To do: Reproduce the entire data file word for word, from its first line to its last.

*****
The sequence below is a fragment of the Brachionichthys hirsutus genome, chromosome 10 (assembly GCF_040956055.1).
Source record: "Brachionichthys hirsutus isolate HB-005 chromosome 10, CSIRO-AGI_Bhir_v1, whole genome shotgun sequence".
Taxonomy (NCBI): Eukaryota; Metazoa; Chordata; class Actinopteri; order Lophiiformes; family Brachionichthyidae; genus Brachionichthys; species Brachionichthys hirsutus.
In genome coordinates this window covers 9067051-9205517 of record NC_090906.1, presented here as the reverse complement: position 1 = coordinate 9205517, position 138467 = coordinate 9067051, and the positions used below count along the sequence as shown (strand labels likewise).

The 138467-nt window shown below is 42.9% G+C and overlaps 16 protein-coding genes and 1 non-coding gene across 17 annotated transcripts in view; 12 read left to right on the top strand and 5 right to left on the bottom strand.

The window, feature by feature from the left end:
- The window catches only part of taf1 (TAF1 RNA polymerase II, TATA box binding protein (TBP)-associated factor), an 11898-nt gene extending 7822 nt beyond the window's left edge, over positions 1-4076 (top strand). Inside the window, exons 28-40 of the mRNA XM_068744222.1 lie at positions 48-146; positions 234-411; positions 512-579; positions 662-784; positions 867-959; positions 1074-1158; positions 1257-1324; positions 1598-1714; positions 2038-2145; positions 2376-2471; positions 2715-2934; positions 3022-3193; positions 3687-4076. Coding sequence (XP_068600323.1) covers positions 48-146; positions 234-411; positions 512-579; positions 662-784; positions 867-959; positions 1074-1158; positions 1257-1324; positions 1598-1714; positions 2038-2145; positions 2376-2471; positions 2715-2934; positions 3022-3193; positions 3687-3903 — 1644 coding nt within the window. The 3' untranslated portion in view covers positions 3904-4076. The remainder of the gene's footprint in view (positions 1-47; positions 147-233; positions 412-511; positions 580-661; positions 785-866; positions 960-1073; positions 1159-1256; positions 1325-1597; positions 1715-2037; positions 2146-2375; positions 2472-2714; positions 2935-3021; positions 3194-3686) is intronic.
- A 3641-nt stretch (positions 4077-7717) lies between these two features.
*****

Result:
The sequence below is a fragment of the Brachionichthys hirsutus genome, chromosome 10 (assembly GCF_040956055.1).
Source record: "Brachionichthys hirsutus isolate HB-005 chromosome 10, CSIRO-AGI_Bhir_v1, whole genome shotgun sequence".
Taxonomy (NCBI): Eukaryota; Metazoa; Chordata; class Actinopteri; order Lophiiformes; family Brachionichthyidae; genus Brachionichthys; species Brachionichthys hirsutus.
In genome coordinates this window covers 9067051-9205517 of record NC_090906.1, presented here as the reverse complement: position 1 = coordinate 9205517, position 138467 = coordinate 9067051, and the positions used below count along the sequence as shown (strand labels likewise).

The 138467-nt window shown below is 42.9% G+C and overlaps 16 protein-coding genes and 1 non-coding gene across 17 annotated transcripts in view; 12 read left to right on the top strand and 5 right to left on the bottom strand.

The window, feature by feature from the left end:
- The window catches only part of taf1 (TAF1 RNA polymerase II, TATA box binding protein (TBP)-associated factor), an 11898-nt gene extending 7822 nt beyond the window's left edge, over positions 1-4076 (top strand). Inside the window, exons 28-40 of the mRNA XM_068744222.1 lie at positions 48-146; positions 234-411; positions 512-579; positions 662-784; positions 867-959; positions 1074-1158; positions 1257-1324; positions 1598-1714; positions 2038-2145; positions 2376-2471; positions 2715-2934; positions 3022-3193; positions 3687-4076. Coding sequence (XP_068600323.1) covers positions 48-146; positions 234-411; positions 512-579; positions 662-784; positions 867-959; positions 1074-1158; positions 1257-1324; positions 1598-1714; positions 2038-2145; positions 2376-2471; positions 2715-2934; positions 3022-3193; positions 3687-3903 — 1644 coding nt within the window. The 3' untranslated portion in view covers positions 3904-4076. The remainder of the gene's footprint in view (positions 1-47; positions 147-233; positions 412-511; positions 580-661; positions 785-866; positions 960-1073; positions 1159-1256; positions 1325-1597; positions 1715-2037; positions 2146-2375; positions 2472-2714; positions 2935-3021; positions 3194-3686) is intronic.
- A 3641-nt stretch (positions 4077-7717) lies between these two features.